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Make NF Research Visible: Emily Little, RN, BSN

The Children’s Tumor Foundation unveiled its 2024 portrait collection, “Make NF Research Visible.”  Through captivating imagery and compelling narratives, this collection shines a spotlight on the critical importance of visibility on NF research, ultimately uniting us in the pursuit of progress and support for those touched by NF.

Hear why Emily Little, RN, BSN, says making NF research visible is important to her and her work.

I am the Nurse Coordinator at The Johns Hopkins Comprehensive Neurofibromatosis Center in Baltimore, Maryland. I work for and am inspired by Dr. Jaishri Blakeley, and our NF community at large.

Believing in the work I do as a nurse in The Johns Hopkins Comprehensive Neurofibromatosis (NF) Center is deeply rooted in the potential impact it has on the lives of those afflicted with this rare genetic disease. Here are some points why I believe in my work and the importance of research:

  • Direct Impact on Patients: As a nurse, I have direct contact with individuals and families affected by neurofibromatosis. I witness firsthand the challenges they face on a daily basis, whether it’s managing symptoms, coping with emotional distress, or navigating the complexities of treatment options. My work directly contributes to improving their quality of life and providing them with the support they need. 
  • Advancements in Research: Neurofibromatosis is a complex condition with many facets that are still not fully understood. By being part of a center that conducts research, I contribute to expanding the knowledge base surrounding NF. Our center opens, writes, and designs clinical trials, and I can help patients navigate participation. This research is vital for developing new treatment strategies, improving diagnostic techniques, and ultimately finding a cure. Believing in my work means recognizing the critical role research plays in driving progress and innovation in the field of neurofibromatosis.
  • Holistic Care Approach: Nursing in a specialized center like the neurofibromatosis center involves a holistic approach to patient care. This means addressing not only the physical symptoms of the disease but also the emotional, psychological, and social aspects. My belief in my work stems from the understanding that each patient is unique and deserves individualized care that considers all aspects of their well-being.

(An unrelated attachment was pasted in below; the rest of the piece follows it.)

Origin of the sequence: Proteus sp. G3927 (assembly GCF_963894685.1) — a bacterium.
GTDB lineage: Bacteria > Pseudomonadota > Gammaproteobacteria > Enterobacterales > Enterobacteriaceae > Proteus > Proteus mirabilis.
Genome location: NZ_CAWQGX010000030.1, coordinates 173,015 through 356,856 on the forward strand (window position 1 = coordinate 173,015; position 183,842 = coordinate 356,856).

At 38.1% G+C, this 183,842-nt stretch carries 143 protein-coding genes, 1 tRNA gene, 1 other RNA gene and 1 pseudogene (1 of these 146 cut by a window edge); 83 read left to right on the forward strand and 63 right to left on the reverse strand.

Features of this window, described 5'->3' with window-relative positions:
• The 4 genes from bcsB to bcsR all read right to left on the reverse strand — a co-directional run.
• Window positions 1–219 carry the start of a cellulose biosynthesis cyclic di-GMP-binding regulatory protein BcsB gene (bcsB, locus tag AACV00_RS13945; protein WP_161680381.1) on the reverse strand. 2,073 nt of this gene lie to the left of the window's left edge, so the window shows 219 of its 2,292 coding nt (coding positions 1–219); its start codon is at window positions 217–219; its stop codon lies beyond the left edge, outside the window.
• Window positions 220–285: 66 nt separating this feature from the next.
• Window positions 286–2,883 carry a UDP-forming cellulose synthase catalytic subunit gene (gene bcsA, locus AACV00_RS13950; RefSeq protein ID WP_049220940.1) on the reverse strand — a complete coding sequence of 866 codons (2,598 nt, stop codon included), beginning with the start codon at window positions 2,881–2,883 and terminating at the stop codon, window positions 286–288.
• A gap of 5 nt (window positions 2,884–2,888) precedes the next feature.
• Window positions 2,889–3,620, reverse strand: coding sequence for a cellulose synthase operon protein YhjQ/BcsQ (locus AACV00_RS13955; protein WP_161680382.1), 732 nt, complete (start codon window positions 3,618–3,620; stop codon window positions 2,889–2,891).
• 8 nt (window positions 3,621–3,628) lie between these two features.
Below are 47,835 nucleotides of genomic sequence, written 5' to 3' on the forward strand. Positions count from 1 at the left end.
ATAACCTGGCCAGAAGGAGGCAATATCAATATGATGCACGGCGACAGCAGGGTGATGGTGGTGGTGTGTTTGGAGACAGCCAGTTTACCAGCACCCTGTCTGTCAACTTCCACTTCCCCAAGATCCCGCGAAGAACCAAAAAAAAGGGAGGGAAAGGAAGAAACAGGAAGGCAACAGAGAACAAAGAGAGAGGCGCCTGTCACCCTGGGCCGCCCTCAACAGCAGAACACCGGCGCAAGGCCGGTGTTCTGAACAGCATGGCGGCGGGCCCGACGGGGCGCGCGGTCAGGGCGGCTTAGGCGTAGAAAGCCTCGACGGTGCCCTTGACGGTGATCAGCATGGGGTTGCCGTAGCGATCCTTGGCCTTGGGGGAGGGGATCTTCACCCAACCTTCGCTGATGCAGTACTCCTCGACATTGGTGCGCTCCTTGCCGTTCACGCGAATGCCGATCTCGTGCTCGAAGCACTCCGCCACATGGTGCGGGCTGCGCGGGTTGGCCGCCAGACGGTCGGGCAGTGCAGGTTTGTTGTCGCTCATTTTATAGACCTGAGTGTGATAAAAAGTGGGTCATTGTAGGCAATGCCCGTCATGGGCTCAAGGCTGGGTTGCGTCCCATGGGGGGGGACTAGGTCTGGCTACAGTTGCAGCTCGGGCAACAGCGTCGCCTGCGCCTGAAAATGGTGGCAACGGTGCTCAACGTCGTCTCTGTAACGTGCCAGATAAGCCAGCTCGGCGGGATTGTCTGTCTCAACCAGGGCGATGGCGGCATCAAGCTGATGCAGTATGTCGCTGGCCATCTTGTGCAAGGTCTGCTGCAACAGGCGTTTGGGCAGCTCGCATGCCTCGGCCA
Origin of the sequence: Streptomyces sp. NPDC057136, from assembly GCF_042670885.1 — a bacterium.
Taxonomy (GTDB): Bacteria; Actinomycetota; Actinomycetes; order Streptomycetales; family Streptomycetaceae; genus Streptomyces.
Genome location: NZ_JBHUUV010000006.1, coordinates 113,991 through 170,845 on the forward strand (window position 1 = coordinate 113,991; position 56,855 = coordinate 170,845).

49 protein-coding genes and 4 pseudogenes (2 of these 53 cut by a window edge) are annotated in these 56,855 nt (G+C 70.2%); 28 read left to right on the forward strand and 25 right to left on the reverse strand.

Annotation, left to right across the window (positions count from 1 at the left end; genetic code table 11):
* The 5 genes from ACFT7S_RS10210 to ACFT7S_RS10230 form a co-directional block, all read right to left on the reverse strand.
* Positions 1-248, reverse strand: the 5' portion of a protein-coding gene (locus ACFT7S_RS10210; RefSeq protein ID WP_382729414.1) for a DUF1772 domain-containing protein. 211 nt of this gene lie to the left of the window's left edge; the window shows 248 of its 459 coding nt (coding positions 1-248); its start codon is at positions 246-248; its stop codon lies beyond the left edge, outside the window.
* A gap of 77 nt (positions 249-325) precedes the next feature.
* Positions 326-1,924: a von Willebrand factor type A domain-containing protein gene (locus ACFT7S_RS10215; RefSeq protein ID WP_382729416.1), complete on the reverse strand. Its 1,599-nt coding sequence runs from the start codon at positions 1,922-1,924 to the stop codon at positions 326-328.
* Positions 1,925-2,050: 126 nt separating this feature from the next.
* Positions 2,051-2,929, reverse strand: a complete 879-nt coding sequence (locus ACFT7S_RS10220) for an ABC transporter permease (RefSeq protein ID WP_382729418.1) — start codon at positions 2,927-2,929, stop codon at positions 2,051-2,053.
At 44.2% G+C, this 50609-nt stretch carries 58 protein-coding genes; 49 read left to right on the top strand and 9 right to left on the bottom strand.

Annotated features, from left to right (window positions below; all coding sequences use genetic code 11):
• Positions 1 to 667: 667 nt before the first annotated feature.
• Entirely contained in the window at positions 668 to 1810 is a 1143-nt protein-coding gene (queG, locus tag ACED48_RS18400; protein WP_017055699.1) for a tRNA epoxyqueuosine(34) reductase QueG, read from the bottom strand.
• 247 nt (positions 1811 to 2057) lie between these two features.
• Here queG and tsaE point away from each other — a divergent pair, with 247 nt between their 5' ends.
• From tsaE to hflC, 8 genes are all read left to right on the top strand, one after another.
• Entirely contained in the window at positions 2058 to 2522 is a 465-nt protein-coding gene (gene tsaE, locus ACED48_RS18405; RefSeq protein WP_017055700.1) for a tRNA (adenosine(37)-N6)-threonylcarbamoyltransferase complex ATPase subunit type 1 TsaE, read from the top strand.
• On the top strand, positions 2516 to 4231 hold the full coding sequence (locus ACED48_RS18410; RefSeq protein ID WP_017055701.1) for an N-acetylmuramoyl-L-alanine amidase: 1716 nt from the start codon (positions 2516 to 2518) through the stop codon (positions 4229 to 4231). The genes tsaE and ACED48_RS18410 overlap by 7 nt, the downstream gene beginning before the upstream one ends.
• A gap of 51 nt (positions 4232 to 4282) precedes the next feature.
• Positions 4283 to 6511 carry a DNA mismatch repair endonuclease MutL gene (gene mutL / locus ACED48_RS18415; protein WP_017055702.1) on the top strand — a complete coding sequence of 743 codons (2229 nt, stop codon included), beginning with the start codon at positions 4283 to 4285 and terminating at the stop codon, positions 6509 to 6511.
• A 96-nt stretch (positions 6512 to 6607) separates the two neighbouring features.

• Empowering Patients and Families: Living with a rare genetic disease like neurofibromatosis can be overwhelming for patients and their families. As a nurse, I have the opportunity to empower them by providing education, guidance, and support. By helping them understand their condition better and equipping them with the tools to manage it effectively, I contribute to improving their sense of control and autonomy.
  • Community and Advocacy: Working in a specialized center also means being part of a broader community dedicated to supporting individuals with neurofibromatosis. My belief in my work extends beyond the walls of the clinic or research lab to advocating for awareness, resources, and policy changes that benefit NF patients on a larger scale. Being an advocate for my patients and their needs is an integral part of my role as a nurse.

Overall, my belief in the work that I do as a nurse in the neurofibromatosis center is grounded in the profound impact it has on the lives of patients and families affected by this rare genetic disease. From providing compassionate care to contributing to research efforts aimed at finding better treatments and ultimately a cure, I play a vital role in improving outcomes and enhancing the quality of life for those living with NF.

Making NF research visible is crucial for several reasons:

  • Raising Awareness: Visibility of NF research helps to raise awareness about the condition itself. Many people may not be familiar with NF or its impact on individuals and families. Increased visibility can lead to more understanding and support from the general public.
  • Advancing Treatment Options: Increased visibility can attract more researchers and funding to the field. This can lead to advancements in understanding the underlying mechanisms of NF and the development of better treatment options, including potential cures or therapies to manage symptoms more effectively.
  • Supporting Patients and Families: Visibility of research provides hope and support to individuals living with NF and their families. Knowing that there are dedicated researchers working towards better treatments or a cure can offer encouragement and motivation to those affected by the condition.
  • Fostering Collaboration: Visibility encourages collaboration among researchers, clinicians, patient advocacy groups, and pharmaceutical companies. Collaboration is essential for accelerating progress in NF research by pooling resources, sharing knowledge, and avoiding duplication of efforts.
  • Policy and Funding Support: Increased visibility can also lead to more attention from policymakers and government funding agencies. This can result in policies and initiatives aimed at supporting NF research, such as increased funding opportunities or streamlined regulatory processes for clinical trials.
  • Reducing Stigma: Visibility can help reduce the stigma associated with NF by promoting understanding and acceptance of the condition. This can lead to improved quality of life for individuals with NF and their families, as they may feel more supported and included in society.

Overall, making NF research visible is essential for driving progress toward better treatments, increased support for patients and families, and ultimately, finding a cure for this complex condition.

Click here to read the complete Make NF Research Visible collection.